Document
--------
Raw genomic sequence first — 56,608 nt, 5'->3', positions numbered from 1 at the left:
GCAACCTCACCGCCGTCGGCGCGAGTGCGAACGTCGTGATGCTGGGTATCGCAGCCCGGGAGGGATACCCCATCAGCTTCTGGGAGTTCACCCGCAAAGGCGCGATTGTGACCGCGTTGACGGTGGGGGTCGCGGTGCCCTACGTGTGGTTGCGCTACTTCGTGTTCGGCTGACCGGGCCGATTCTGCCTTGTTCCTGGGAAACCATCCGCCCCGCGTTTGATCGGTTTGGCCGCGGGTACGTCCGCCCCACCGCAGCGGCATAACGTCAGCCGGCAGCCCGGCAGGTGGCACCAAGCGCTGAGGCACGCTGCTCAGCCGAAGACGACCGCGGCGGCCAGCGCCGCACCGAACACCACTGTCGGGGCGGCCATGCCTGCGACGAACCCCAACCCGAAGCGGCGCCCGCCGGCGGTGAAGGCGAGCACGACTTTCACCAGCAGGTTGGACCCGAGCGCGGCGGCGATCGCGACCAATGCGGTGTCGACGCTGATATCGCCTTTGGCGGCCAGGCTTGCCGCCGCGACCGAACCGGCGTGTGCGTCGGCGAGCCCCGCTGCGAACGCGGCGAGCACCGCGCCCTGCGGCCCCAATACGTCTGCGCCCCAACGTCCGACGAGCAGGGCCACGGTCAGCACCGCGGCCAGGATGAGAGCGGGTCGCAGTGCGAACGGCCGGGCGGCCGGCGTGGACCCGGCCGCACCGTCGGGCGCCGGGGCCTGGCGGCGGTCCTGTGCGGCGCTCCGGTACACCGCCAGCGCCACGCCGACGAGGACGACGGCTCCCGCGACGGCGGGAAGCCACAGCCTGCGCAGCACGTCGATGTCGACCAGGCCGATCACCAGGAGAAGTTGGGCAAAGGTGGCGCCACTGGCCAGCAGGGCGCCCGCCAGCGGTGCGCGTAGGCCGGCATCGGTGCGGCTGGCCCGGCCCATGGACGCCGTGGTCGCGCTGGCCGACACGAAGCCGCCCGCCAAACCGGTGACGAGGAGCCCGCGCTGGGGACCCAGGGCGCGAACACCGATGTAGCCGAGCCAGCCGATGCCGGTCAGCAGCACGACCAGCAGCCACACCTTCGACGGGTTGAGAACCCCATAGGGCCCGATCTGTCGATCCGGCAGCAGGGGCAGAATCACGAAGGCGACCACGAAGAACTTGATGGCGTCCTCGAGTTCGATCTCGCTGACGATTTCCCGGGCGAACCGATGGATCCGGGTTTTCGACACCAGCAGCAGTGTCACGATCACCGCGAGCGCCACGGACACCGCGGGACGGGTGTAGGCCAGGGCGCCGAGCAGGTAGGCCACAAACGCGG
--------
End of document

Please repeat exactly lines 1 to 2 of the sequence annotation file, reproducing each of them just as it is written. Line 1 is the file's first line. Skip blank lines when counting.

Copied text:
Raw genomic sequence first — 56,608 nt, 5'->3', positions numbered from 1 at the left:
GCAACCTCACCGCCGTCGGCGCGAGTGCGAACGTCGTGATGCTGGGTATCGCAGCCCGGGAGGGATACCCCATCAGCTTCTGGGAGTTCACCCGCAAAGGCGCGATTGTGACCGCGTTGACGGTGGGGGTCGCGGTGCCCTACGTGTGGTTGCGCTACTTCGTGTTCGGCTGACCGGGCCGATTCTGCCTTGTTCCTGGGAAACCATCCGCCCCGCGTTTGATCGGTTTGGCCGCGGGTACGTCCGCCCCACCGCAGCGGCATAACGTCAGCCGGCAGCCCGGCAGGTGGCACCAAGCGCTGAGGCACGCTGCTCAGCCGAAGACGACCGCGGCGGCCAGCGCCGCACCGAACACCACTGTCGGGGCGGCCATGCCTGCGACGAACCCCAACCCGAAGCGGCGCCCGCCGGCGGTGAAGGCGAGCACGACTTTCACCAGCAGGTTGGACCCGAGCGCGGCGGCGATCGCGACCAATGCGGTGTCGACGCTGATATCGCCTTTGGCGGCCAGGCTTGCCGCCGCGACCGAACCGGCGTGTGCGTCGGCGAGCCCCGCTGCGAACGCGGCGAGCACCGCGCCCTGCGGCCCCAATACGTCTGCGCCCCAACGTCCGACGAGCAGGGCCACGGTCAGCACCGCGGCCAGGATGAGAGCGGGTCGCAGTGCGAACGGCCGGGCGGCCGGCGTGGACCCGGCCGCACCGTCGGGCGCCGGGGCCTGGCGGCGGTCCTGTGCGGCGCTCCGGTACACCGCCAGCGCCACGCCGACGAGGACGACGGCTCCCGCGACGGCGGGAAGCCACAGCCTGCGCAGCACGTCGATGTCGACCAGGCCGATCACCAGGAGAAGTTGGGCAAAGGTGGCGCCACTGGCCAGCAGGGCGCCCGCCAGCGGTGCGCGTAGGCCGGCATCGGTGCGGCTGGCCCGGCCCATGGACGCCGTGGTCGCGCTGGCCGACACGAAGCCGCCCGCCAAACCGGTGACGAGGAGCCCGCGCTGGGGACCCAGGGCGCGAACACCGATGTAGCCGAGCCAGCCGATGCCGGTCAGCAGCACGACCAGCAGCCACACCTTCGACGGGTTGAGAACCCCATAGGGCCCGATCTGTCGATCCGGCAGCAGGGGCAGAATCACGAAGGCGACCACGAAGAACTTGATGGCGTCCTCGAGTTCGATCTCGCTGACGATTTCCCGGGCGAACCGATGGATCCGGGTTTTCGACACCAGCAGCAGTGTCACGATCACCGCGAGCGCCACGGACACCGCGGGACGGGTGTAGGCCAGGGCGCCGAGCAGGTAGGCCACAAACGCGG